Klymit Static V Pad
- This topic is empty.
Aug 14, 2012 at 9:02 am #1292963
Anyone have one of these yet? I just ordered one after meeting an AT hiker with one on my Long trail hike. I have a Big Agnes Air Core now but am looking forward to easier inflation and a bit wider pad for equal or slightly less weight.Aug 14, 2012 at 9:44 am #1902583Nick GMember
I've just gotten back from testing my new Klymit Inertia X-lite on a river trip, and it worked like a charm. Folds down almost to the size of a soda can, so the only danger is losing it! It was very comfortable (even at 3/4 length) and I did not need to bring the air pump–2 breaths got it so firm that I needed to let some air out!
However, looking at the website I'm not sure about the Static V, if you're into weight savings. I was willing to go with a small, 3/4 length pad, which got me down to 6.1 oz–one third of the weight of the Static V.
If you want a full length pad, I'd recommend the 9.1 oz X-frame. If you need width, you'd have to go as big as the Inertia XL-it looks way more comfortable than the Static V, and saves an ounce or two.
Don't be afraid of those gaps in the pad–I was a little cautious at first because I'm a side sleeper, but the minute I laid down on mine, I got the feeling that the gaps made it much more comfortable–it felt like a pad specifically designed to fit my body. The gaps also allow your sleeping bag to puff up for insulation.Aug 14, 2012 at 9:57 am #1902587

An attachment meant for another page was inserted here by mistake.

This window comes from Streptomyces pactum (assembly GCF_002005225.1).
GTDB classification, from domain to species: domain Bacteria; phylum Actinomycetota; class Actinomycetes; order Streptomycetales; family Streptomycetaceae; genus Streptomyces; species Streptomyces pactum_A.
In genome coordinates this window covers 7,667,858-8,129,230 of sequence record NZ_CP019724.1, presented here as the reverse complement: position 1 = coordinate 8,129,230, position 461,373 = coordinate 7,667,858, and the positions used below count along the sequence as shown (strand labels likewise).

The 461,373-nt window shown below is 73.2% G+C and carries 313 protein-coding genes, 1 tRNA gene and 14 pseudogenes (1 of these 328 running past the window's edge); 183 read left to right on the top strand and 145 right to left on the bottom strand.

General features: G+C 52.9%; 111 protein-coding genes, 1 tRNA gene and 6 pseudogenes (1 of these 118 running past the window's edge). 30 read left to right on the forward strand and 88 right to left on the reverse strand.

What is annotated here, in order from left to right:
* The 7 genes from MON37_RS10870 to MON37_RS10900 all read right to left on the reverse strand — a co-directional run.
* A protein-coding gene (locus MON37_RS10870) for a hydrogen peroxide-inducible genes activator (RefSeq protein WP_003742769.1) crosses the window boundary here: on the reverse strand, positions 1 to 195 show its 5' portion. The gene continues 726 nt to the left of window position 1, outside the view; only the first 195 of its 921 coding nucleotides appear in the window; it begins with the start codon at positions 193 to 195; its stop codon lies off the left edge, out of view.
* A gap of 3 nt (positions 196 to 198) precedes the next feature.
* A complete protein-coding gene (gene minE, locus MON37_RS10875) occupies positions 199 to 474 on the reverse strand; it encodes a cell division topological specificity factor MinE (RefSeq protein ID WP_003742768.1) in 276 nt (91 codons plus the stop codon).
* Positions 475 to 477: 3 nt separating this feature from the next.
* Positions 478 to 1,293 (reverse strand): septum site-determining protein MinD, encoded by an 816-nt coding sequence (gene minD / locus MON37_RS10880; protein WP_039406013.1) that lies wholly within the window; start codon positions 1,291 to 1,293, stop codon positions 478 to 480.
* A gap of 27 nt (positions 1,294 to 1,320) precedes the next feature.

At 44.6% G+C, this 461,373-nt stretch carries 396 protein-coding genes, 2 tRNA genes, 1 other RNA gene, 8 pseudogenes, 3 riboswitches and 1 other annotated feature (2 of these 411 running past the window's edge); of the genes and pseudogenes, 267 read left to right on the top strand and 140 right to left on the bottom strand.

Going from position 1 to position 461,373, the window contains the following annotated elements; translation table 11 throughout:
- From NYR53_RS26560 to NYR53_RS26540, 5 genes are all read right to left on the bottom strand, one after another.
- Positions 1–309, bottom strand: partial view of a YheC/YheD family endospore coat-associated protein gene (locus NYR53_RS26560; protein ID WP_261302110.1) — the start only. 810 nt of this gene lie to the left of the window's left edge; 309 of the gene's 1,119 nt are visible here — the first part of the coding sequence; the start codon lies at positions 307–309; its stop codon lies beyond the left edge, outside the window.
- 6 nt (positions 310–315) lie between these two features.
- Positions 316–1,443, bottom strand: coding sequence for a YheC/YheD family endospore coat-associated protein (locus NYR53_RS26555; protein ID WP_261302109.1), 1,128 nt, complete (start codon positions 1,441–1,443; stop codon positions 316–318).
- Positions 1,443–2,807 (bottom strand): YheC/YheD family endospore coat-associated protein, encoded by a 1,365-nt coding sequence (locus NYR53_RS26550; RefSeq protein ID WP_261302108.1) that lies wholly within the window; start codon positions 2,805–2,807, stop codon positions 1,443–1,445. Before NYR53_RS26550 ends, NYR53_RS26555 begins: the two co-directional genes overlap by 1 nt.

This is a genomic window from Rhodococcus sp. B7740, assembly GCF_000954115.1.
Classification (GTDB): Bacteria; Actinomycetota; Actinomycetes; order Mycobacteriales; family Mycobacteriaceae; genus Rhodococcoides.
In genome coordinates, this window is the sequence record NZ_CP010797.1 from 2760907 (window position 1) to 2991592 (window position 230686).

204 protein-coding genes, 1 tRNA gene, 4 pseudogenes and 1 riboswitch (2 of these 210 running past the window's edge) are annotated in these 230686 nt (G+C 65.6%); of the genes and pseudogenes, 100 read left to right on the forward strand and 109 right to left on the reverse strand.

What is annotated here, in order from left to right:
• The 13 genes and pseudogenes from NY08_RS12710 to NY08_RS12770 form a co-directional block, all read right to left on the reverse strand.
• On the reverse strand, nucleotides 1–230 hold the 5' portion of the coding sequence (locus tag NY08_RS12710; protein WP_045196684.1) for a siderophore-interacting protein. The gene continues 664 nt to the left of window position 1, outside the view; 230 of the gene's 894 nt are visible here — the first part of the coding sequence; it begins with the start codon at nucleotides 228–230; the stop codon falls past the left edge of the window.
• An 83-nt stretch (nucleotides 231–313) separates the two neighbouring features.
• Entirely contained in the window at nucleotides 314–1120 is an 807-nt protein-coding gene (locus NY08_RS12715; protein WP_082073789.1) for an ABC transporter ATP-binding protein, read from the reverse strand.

i'm not worried about a bit more weight for a full pad without the gaps. i don't "need" the width.. i'm 5'7 120-125lbs but it is nice to not feel like you are rolling off when flipping sides.
18oz is 4oz less than the Air Core and the smaller packed size and ease of inflation were enough to convince me to order one. it should be here by friday so I can give it a shot.
at 60 bucks it also weighs less than the Neoair trekker at half the cost. 6oz more than the Neoair xlite but i'm not paying 180bucks for a pad lolAug 14, 2012 at 11:54 am #1902615James MarcoBPL Member
@jamesdmarcoLocale: Finger Lakes
The Static-V looks nice, but it is HEAVY at 18oz for something the NeoAir XLite does for a lot less weight(about 12oz for a regular.) But you DO save a lot of dollars. Maybe it will be a bit better for cold weather?